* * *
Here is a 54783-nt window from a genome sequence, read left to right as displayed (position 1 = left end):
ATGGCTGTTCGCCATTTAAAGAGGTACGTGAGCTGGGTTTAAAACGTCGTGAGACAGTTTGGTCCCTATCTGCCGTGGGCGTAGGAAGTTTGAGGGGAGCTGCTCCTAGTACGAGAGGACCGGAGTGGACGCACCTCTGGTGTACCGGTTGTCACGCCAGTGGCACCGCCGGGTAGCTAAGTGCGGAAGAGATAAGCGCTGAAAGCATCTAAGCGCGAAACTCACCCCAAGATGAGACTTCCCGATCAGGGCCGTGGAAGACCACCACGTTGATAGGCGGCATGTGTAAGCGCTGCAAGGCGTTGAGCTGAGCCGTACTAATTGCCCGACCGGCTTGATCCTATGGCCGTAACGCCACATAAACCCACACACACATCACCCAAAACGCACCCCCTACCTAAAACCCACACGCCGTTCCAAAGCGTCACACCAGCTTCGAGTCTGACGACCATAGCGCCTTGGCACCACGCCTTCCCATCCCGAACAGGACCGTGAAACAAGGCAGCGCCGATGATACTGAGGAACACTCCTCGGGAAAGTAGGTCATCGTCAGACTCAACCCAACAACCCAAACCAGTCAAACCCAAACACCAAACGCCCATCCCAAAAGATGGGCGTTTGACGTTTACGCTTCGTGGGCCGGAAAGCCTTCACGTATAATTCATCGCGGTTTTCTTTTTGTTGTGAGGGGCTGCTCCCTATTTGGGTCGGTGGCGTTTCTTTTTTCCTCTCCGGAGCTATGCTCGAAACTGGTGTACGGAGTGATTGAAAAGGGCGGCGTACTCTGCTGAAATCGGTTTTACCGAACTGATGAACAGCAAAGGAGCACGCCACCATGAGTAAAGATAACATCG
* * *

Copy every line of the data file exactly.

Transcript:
Here is a 54783-nt window from a genome sequence, read left to right as displayed (position 1 = left end):
ATGGCTGTTCGCCATTTAAAGAGGTACGTGAGCTGGGTTTAAAACGTCGTGAGACAGTTTGGTCCCTATCTGCCGTGGGCGTAGGAAGTTTGAGGGGAGCTGCTCCTAGTACGAGAGGACCGGAGTGGACGCACCTCTGGTGTACCGGTTGTCACGCCAGTGGCACCGCCGGGTAGCTAAGTGCGGAAGAGATAAGCGCTGAAAGCATCTAAGCGCGAAACTCACCCCAAGATGAGACTTCCCGATCAGGGCCGTGGAAGACCACCACGTTGATAGGCGGCATGTGTAAGCGCTGCAAGGCGTTGAGCTGAGCCGTACTAATTGCCCGACCGGCTTGATCCTATGGCCGTAACGCCACATAAACCCACACACACATCACCCAAAACGCACCCCCTACCTAAAACCCACACGCCGTTCCAAAGCGTCACACCAGCTTCGAGTCTGACGACCATAGCGCCTTGGCACCACGCCTTCCCATCCCGAACAGGACCGTGAAACAAGGCAGCGCCGATGATACTGAGGAACACTCCTCGGGAAAGTAGGTCATCGTCAGACTCAACCCAACAACCCAAACCAGTCAAACCCAAACACCAAACGCCCATCCCAAAAGATGGGCGTTTGACGTTTACGCTTCGTGGGCCGGAAAGCCTTCACGTATAATTCATCGCGGTTTTCTTTTTGTTGTGAGGGGCTGCTCCCTATTTGGGTCGGTGGCGTTTCTTTTTTCCTCTCCGGAGCTATGCTCGAAACTGGTGTACGGAGTGATTGAAAAGGGCGGCGTACTCTGCTGAAATCGGTTTTACCGAACTGATGAACAGCAAAGGAGCACGCCACCATGAGTAAAGATAACATCG